What is a rare disease?
It’s estimated that over 300 million people around the globe are living with a rare disease. For Rare Disease Day, here’s what to know.
Rare diseases haven’t always received the attention they deserve because they affect relatively few people.
What makes a disease rare is how prevalent it is—that is, the number of individuals living with it. In the United States, a rare disease is one that fewer than 200,000 people live with. (In other words, 60 per 100,000 individuals.)
Around the world, rare diseases are identified and addressed differently. The European Union considers a disease rare if it affects no more than 50 per 100,000 people. The World Health Organization, on the other hand, defines a rare disease as one that strikes fewer than 65 per 100,000 people.
A rare disease is often genetic; 72% of rare diseases analyzed by researchers in a 2019 paper published in the European Journal of Human Genetics were found to have a genetic origin.
It can often take years for a person to be properly diagnosed with a rare disease, and about 95% of rare diseases do not yet have treatments.
Other rare diseases could be the result of an infection or allergy. In many cases the exact cause is unknown. Some cancers are also rare diseases.
Rare diseases tend to appear in childhood. Approximately two-thirds of those living with a rare disease are children. They are, unfortunately, usually incurable. About 95% of all rare diseases do not yet have treatments, according to the National Organization of Rare Diseases.
“Rare diseases are a global health priority,” says Carina Righetti, Director of the Janssen Pharmaceutical Companies of Johnson & Johnson’s Global Market Access and Policy, Rare Diseases. “People living with a rare disease deserve accurate diagnosis and timely access to treatment just as people with more prevalent conditions do.”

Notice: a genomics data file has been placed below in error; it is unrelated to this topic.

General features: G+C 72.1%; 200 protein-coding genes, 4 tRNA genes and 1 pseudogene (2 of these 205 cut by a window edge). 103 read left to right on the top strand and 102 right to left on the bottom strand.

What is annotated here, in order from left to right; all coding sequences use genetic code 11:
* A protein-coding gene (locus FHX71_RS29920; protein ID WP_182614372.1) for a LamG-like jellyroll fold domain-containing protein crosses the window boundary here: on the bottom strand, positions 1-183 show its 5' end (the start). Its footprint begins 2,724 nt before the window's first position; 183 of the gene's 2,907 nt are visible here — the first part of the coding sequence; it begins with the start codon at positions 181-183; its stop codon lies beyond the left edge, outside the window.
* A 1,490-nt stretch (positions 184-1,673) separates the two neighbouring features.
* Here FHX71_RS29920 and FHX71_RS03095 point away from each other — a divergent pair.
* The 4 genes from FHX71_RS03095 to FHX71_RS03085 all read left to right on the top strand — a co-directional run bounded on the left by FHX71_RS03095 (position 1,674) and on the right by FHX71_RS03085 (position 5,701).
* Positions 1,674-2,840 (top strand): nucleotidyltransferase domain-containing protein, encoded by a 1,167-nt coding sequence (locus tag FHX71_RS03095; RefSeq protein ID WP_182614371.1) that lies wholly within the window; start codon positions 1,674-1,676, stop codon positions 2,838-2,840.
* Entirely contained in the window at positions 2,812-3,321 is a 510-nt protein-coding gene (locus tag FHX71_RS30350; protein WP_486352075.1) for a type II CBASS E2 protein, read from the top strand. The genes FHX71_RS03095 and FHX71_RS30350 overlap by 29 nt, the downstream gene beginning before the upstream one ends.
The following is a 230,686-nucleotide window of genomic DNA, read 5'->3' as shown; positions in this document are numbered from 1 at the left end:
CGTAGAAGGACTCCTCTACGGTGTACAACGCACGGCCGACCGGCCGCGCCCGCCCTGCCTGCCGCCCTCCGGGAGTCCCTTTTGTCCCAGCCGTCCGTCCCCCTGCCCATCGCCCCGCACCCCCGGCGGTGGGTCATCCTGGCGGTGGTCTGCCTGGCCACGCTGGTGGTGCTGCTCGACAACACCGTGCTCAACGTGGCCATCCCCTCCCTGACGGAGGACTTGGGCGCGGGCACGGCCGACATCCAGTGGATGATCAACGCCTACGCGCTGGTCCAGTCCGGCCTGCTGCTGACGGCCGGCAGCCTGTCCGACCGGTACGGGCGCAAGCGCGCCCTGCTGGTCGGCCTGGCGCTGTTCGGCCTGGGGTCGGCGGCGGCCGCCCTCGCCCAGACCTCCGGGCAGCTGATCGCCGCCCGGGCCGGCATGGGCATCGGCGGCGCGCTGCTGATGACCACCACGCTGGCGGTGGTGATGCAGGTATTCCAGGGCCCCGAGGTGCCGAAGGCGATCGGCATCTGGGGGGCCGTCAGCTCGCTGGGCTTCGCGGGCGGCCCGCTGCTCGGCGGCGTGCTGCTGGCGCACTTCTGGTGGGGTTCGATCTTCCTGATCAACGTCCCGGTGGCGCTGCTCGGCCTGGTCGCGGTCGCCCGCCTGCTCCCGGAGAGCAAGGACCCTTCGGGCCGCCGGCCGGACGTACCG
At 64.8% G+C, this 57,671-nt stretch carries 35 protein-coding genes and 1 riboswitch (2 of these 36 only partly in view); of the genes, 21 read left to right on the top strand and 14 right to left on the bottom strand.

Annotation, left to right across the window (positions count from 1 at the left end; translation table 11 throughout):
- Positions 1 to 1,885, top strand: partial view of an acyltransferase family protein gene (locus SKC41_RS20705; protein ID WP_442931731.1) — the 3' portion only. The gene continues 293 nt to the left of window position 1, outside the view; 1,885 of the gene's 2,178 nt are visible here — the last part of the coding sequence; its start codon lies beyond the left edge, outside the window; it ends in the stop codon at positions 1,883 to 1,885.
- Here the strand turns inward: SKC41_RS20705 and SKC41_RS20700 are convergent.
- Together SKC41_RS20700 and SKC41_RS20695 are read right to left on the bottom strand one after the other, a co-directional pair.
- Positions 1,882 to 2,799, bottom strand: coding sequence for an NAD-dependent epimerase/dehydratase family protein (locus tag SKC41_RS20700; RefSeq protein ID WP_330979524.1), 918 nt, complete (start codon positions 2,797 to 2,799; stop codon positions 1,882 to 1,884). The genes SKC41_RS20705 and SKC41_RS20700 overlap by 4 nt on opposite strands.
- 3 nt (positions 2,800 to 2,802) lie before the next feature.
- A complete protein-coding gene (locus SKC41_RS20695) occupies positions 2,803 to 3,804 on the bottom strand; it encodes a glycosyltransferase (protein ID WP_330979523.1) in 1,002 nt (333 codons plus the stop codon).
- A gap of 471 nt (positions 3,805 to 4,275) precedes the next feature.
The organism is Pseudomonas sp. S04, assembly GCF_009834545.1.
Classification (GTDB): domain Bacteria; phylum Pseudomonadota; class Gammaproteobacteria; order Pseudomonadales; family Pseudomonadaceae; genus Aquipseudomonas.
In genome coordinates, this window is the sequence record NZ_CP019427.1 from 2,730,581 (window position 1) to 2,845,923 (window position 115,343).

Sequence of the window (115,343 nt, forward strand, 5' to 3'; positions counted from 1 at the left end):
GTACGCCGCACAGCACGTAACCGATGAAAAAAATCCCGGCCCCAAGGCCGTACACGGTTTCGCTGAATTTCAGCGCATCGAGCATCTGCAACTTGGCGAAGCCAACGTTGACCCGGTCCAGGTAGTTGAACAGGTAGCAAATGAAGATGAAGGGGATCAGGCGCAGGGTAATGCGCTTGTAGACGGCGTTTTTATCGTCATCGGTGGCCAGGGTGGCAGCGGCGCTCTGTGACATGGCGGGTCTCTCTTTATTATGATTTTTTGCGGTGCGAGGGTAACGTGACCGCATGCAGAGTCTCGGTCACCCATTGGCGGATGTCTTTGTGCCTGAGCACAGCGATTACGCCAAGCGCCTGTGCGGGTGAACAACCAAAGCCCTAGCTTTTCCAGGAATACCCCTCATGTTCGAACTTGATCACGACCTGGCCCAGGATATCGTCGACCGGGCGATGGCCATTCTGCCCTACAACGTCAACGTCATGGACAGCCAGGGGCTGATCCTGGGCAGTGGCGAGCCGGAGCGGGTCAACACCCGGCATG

While living with any illness or disorder is a challenge for patients, families and caregivers, people with a rare disease have a harder time getting a diagnosis and treatment. It can often take years for a person to be properly diagnosed. These challenges extend to rare disease research and development.
“Improved rare disease awareness, sustained scientific innovation and public policies that support research and development and patient access to new therapies allow us to work together to transform the lives of patients with rare diseases,” notes Righetti.
Johnson & Johnson is working to tackle these challenges by diving deeper into research with the aim of developing new, transformational medicines that address unmet needs for these patients. These efforts span many disease areas including multiple myeloma, hemolytic disease of the fetus and newborn, AL amyloidosis, rare retinal diseases, pulmonary arterial hypertension and others.
Patients living with the roughly 7,000 rare diseases identified so far have also helped build awareness and encouraged action—such as by establishing the first annual Rare Disease Day on February 28, 2008.